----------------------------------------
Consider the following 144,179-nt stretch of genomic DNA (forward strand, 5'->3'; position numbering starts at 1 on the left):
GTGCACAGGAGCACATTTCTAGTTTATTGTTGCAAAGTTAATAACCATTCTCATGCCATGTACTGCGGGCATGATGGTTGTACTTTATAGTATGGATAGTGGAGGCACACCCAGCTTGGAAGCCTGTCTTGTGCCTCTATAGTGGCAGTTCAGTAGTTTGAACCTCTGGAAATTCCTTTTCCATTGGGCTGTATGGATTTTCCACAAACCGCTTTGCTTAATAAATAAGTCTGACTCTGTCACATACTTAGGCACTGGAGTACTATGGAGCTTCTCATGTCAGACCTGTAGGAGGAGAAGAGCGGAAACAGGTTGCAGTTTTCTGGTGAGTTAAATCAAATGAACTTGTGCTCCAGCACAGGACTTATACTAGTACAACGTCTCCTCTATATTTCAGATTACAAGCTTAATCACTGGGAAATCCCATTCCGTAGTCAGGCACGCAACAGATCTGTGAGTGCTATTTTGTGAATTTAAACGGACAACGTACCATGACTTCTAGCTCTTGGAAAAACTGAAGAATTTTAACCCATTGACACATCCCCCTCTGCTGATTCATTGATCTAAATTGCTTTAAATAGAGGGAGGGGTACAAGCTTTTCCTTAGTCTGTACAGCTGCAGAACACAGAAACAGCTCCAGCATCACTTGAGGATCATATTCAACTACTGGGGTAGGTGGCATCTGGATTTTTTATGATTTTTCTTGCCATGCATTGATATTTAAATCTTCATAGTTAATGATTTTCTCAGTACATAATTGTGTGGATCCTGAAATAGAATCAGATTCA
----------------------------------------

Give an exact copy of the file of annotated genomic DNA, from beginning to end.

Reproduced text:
Consider the following 144,179-nt stretch of genomic DNA (forward strand, 5'->3'; position numbering starts at 1 on the left):
GTGCACAGGAGCACATTTCTAGTTTATTGTTGCAAAGTTAATAACCATTCTCATGCCATGTACTGCGGGCATGATGGTTGTACTTTATAGTATGGATAGTGGAGGCACACCCAGCTTGGAAGCCTGTCTTGTGCCTCTATAGTGGCAGTTCAGTAGTTTGAACCTCTGGAAATTCCTTTTCCATTGGGCTGTATGGATTTTCCACAAACCGCTTTGCTTAATAAATAAGTCTGACTCTGTCACATACTTAGGCACTGGAGTACTATGGAGCTTCTCATGTCAGACCTGTAGGAGGAGAAGAGCGGAAACAGGTTGCAGTTTTCTGGTGAGTTAAATCAAATGAACTTGTGCTCCAGCACAGGACTTATACTAGTACAACGTCTCCTCTATATTTCAGATTACAAGCTTAATCACTGGGAAATCCCATTCCGTAGTCAGGCACGCAACAGATCTGTGAGTGCTATTTTGTGAATTTAAACGGACAACGTACCATGACTTCTAGCTCTTGGAAAAACTGAAGAATTTTAACCCATTGACACATCCCCCTCTGCTGATTCATTGATCTAAATTGCTTTAAATAGAGGGAGGGGTACAAGCTTTTCCTTAGTCTGTACAGCTGCAGAACACAGAAACAGCTCCAGCATCACTTGAGGATCATATTCAACTACTGGGGTAGGTGGCATCTGGATTTTTTATGATTTTTCTTGCCATGCATTGATATTTAAATCTTCATAGTTAATGATTTTCTCAGTACATAATTGTGTGGATCCTGAAATAGAATCAGATTCA